Summary: Brown depicts a sharp acceleration in the adoption worldwide of renewable sources of energy, especially wind power. Indeed, Brown depicts a historical transition from coal, oil, and natural gas to wind, solar, and geothermal. The dimensions of this shift in the last two years were unexpected.
Lester Brown and his team have put together in Chapter 5 a startling documentation of rapid expansion of capacity in wind and solar energy that was unforeseen even two years ago. As energy insecurity intensifies, fossil fuel prices remain volatile but trending upward, and as concerns about climate change deepen, Brown documents what might be a historical transformation of the energy potential for the entire planet. And all this in the midst of the gravest financial meltdown since the Great Depression.
Read the detailed depiction of investment in capacity in wind and solar and note the extensive research, with most of the 121 references (298-309) dated from 2007 to 2009. And natural gas, the cleanest form of fossil fuel, has increased in supply during this period, although not mentioned by Brown. The introduction, pages 109-112, presents a compelling case.
Brown's introduction points to the surge in wind energy but also the meaning of the shift away from coal. This trend has strategic significance. His chapter is a round-up of current trends that sharply diverge from the practices of the past:
The greatest increase in production and in investment in wind appear to have shifted from northern Europe (Germany and Norway) to the two superpowers, the USA and China. The size of the projects depicted by Brown is stunning. Notice the specifics of the references and their timeliness. Perhaps these projects, although large in scale, are highly localized, they fail to get enough attention outside of their immediate area of impact. The totals in added power generation capacity are enormous, however. Go through the cases from pages 113-117. Do the math.
Within the USA, the Great Plains states of North Dakota, Kansas, and Texas contain the most potential for wind generation and export -- but with a necessary smart grid infrastructure. This does not diminish the harvest of grains but rather supplements agriculture, giving a substantial economic boost to the farm states of the American midwest. Notice how the geography of renewables contrasts with the unfavorable geography of fossil fuels, particularly oil. Harvesting the sun and the wind are environmentally benign and economically advantageous --- and the investments continue to pay with little maintenance and no fuel costs.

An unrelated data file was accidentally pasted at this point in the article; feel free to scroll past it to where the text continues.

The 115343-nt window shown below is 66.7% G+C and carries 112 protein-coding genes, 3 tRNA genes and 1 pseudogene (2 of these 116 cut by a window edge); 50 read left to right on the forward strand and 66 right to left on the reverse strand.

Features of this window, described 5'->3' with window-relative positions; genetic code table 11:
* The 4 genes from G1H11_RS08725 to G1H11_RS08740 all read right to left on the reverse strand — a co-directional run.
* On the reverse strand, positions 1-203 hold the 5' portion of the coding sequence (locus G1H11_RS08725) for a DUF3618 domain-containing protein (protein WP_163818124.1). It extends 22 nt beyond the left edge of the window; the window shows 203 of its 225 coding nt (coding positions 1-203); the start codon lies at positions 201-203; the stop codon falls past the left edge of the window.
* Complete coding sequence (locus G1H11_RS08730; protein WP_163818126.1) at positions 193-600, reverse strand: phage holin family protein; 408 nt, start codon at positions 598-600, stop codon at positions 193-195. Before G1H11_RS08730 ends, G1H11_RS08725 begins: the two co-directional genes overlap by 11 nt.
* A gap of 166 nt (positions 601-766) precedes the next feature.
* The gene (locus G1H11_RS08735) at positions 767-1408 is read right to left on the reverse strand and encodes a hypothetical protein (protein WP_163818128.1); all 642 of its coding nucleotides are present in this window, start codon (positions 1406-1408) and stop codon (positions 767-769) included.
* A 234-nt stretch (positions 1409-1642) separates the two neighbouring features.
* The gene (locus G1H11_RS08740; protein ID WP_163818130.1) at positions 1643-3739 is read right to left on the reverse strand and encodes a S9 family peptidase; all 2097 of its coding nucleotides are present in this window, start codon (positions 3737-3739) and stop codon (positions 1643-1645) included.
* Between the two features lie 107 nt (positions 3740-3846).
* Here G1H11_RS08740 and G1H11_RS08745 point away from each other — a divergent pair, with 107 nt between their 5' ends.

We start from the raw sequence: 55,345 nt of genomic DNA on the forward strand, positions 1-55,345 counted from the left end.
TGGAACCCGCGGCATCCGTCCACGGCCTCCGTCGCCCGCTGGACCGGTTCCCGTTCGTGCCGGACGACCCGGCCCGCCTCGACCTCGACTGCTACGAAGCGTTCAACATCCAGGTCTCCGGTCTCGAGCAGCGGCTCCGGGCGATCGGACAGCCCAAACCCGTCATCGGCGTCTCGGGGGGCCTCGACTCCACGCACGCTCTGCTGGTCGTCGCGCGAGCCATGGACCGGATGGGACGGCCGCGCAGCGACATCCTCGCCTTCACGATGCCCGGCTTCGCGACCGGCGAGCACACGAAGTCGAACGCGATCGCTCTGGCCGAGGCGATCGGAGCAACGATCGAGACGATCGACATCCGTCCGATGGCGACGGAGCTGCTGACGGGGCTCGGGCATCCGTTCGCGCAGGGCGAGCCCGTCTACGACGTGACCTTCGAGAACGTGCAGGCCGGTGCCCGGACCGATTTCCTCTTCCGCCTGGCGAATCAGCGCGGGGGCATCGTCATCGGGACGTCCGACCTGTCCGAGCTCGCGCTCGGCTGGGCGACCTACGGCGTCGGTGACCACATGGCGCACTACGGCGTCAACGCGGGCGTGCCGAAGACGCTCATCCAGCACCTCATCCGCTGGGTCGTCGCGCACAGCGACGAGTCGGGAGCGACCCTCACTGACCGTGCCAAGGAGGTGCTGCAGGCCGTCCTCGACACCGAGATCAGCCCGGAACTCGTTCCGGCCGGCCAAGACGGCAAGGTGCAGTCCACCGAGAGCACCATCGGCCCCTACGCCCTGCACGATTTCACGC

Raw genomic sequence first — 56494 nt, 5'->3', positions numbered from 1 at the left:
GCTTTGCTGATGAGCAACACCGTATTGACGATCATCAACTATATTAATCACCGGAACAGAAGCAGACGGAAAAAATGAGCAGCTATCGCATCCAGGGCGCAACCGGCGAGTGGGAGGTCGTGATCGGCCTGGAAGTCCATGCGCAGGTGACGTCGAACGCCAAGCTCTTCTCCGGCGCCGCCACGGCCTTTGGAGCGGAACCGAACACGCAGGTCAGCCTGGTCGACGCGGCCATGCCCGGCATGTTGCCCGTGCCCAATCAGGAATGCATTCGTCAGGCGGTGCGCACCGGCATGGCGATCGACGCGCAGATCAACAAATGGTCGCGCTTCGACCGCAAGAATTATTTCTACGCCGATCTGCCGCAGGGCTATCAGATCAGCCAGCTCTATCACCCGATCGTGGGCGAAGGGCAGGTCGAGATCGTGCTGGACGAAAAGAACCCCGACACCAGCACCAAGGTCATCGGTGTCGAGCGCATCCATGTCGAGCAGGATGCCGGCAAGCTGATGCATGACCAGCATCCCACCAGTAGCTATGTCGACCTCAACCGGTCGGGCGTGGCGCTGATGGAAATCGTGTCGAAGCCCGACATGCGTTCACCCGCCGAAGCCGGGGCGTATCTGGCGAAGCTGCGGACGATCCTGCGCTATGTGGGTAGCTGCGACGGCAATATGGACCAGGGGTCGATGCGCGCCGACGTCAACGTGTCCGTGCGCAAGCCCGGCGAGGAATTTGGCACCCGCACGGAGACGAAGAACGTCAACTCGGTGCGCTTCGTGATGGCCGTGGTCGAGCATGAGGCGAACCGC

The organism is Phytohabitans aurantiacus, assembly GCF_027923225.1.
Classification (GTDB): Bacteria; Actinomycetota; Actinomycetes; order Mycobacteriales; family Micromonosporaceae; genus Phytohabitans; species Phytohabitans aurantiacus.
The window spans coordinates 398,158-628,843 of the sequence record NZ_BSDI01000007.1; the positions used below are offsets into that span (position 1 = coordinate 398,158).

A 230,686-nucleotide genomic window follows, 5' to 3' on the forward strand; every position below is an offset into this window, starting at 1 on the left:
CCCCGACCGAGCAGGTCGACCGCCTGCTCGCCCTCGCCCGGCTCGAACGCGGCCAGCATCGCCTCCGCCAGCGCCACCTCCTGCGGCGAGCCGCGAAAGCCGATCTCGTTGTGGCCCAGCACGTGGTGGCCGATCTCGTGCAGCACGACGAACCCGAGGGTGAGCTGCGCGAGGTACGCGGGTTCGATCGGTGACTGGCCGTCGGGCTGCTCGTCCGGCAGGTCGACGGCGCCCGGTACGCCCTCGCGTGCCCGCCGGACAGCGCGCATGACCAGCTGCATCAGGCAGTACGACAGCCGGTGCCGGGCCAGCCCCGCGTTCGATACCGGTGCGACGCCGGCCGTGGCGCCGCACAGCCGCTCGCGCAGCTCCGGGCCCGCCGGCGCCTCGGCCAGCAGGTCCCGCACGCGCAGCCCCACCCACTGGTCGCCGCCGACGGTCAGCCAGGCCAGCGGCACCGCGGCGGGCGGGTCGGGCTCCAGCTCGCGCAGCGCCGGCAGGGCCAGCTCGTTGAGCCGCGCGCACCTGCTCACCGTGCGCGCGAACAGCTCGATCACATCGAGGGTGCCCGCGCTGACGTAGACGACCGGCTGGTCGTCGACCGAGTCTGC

Not quite as spectacular but nevertheless nearly as impressive is the acceleration in the installation of solar photovoltaics (PV). Notice the advantage of sunny areas heading South, such as Spain and southern California. Here utility-scale projects are now feasible and attracting huge investments (120-124). Indeed, this sector appears poised to breakthrough in heavily populated and often affluent sunbelt areas, such as the American Southwest. A promising tandem is the use of natural gas for backup power.
Just as compelling but also strategic are small, household-size installations in rural India and Bangladesh that can serve villages not feasibly connected to an electrical grid. See his cases depicted on page 118. The significance of this southern advantage is that typically these are areas where the needs are greatest and the alternative, kerosene, is the most damaging. Unlike the perverse "geopolitics of scarcity" of petroleum, the geographical distribution of solar has the potential to actualize power to the people. This provides a higher quality of life within rural areas of the developing world, dampening migration to overcrowded cities.
Solar water heaters are required for newly constructed buildings in Spain, Israel, and Portugal. Solar water heaters are proliferating throughout China. For under $200 per installation, millions are now, perhaps for the first time, able to afford a household shower. Brown reports that 29 million such solar water heaters have been installed already in China, which plans to double this number over the next decade. The installed base eliminates 49 coal-fired power plants. Brazil and India will follow in this direction. Two million Germans now live in homes with both solar power and solar water heaters, giving rise to a hybrid industry that installs both forms of solar. In the USA, Hawaii, Florida, and California are moving rapidly in the adoption of solar water heaters.